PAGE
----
Objective: To review the scientific evidence on the effectiveness of interventions to promote attendance to breast and cervical cancer screening among lower socioeconomic groups.
Methods: We performed a computerized literature search looking for relevant papers published between 1997 and 2006. Papers were classified into three groups based on the type of intervention evaluated: (1) implementation of organized population screening programs; (2) different strategies of enhancing attendance within an organized program; (3) local interventions in disadvantaged populations.
Results: The available evidence supports the hypothesis that while organized population screening programs are successful in increasing overall participation rates, they may not per se substantially reduce social inequalities. Some strategies were consistently found to enhance access to screening among lower socioeconomic groups, including cost-reducing interventions (e.g. offering free tests and eliminating geographical barriers), a greater involvement of primary-care physicians and individually tailored pro-active communication that addresses barriers to screening.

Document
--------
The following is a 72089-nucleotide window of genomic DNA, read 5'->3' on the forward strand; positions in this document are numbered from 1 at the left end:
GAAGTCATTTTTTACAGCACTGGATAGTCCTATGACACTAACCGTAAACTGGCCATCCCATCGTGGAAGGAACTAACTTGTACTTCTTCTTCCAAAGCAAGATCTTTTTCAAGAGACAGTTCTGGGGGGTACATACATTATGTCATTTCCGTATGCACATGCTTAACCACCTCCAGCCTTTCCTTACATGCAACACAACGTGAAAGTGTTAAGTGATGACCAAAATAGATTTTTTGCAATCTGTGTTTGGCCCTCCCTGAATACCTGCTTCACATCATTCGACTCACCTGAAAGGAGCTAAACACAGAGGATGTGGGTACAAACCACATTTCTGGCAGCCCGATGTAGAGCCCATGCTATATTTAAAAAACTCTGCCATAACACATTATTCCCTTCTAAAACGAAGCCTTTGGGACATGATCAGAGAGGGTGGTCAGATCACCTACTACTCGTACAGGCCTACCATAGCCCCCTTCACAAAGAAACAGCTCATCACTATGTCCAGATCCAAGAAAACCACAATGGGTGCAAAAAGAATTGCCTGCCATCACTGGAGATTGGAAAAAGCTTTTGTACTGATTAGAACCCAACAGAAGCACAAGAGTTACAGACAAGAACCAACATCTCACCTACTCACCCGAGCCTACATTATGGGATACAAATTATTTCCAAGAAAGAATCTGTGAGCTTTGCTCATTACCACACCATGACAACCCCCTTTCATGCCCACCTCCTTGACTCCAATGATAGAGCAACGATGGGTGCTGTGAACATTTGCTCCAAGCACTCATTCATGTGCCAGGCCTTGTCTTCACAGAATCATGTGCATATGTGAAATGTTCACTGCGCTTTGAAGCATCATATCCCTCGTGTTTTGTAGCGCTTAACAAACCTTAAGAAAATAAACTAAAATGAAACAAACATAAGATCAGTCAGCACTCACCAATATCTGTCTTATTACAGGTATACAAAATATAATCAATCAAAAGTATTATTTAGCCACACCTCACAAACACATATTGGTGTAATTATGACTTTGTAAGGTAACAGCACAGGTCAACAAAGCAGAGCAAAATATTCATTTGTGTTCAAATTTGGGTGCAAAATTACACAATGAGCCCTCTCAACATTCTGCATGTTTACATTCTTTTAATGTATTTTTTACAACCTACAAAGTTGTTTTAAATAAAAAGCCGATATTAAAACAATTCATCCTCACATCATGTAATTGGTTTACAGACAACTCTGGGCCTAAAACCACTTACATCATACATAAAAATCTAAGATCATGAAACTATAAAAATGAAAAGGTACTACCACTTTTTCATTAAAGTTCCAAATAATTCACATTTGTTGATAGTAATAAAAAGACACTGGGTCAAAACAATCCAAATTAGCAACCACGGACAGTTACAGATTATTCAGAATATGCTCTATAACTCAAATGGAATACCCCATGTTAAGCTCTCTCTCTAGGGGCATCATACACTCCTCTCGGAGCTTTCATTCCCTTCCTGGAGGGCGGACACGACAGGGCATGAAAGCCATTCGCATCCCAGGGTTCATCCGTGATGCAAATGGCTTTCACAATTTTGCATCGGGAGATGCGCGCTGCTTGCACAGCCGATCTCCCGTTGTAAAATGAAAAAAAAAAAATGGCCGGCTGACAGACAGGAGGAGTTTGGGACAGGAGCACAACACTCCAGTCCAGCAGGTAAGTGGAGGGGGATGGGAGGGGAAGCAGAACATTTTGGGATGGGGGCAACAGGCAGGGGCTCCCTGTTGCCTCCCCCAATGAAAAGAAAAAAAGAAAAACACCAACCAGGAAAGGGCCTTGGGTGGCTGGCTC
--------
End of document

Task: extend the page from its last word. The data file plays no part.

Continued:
Conclusions: Evidence from studies suggests that the attendance of deprived women to cancer screening can be improved with organized screening programs tailored to their needs. The same may apply to the prevention of adverse outcomes of other health conditions, such as hypertension, hypercholesterolemia, and diabetes.
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